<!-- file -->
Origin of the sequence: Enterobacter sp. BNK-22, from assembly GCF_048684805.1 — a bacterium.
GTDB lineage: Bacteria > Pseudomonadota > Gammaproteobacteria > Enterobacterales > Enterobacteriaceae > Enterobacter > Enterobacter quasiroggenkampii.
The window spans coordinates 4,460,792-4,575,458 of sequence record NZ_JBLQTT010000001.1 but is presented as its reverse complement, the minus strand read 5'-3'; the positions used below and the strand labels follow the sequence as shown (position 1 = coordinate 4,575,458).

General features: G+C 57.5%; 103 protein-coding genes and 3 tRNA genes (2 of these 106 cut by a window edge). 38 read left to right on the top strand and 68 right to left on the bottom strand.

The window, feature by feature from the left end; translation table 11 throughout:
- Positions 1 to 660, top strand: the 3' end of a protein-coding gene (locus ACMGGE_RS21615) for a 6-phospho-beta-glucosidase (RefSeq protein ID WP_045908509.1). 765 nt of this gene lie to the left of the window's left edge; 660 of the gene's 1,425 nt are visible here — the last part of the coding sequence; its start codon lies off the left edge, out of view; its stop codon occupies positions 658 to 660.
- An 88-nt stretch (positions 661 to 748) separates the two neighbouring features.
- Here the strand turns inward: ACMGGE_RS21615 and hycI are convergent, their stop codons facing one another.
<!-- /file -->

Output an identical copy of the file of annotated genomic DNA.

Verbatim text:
Origin of the sequence: Enterobacter sp. BNK-22, from assembly GCF_048684805.1 — a bacterium.
GTDB lineage: Bacteria > Pseudomonadota > Gammaproteobacteria > Enterobacterales > Enterobacteriaceae > Enterobacter > Enterobacter quasiroggenkampii.
The window spans coordinates 4,460,792-4,575,458 of sequence record NZ_JBLQTT010000001.1 but is presented as its reverse complement, the minus strand read 5'-3'; the positions used below and the strand labels follow the sequence as shown (position 1 = coordinate 4,575,458).

General features: G+C 57.5%; 103 protein-coding genes and 3 tRNA genes (2 of these 106 cut by a window edge). 38 read left to right on the top strand and 68 right to left on the bottom strand.

The window, feature by feature from the left end; translation table 11 throughout:
- Positions 1 to 660, top strand: the 3' end of a protein-coding gene (locus ACMGGE_RS21615) for a 6-phospho-beta-glucosidase (RefSeq protein ID WP_045908509.1). 765 nt of this gene lie to the left of the window's left edge; 660 of the gene's 1,425 nt are visible here — the last part of the coding sequence; its start codon lies off the left edge, out of view; its stop codon occupies positions 658 to 660.
- An 88-nt stretch (positions 661 to 748) separates the two neighbouring features.
- Here the strand turns inward: ACMGGE_RS21615 and hycI are convergent, their stop codons facing one another.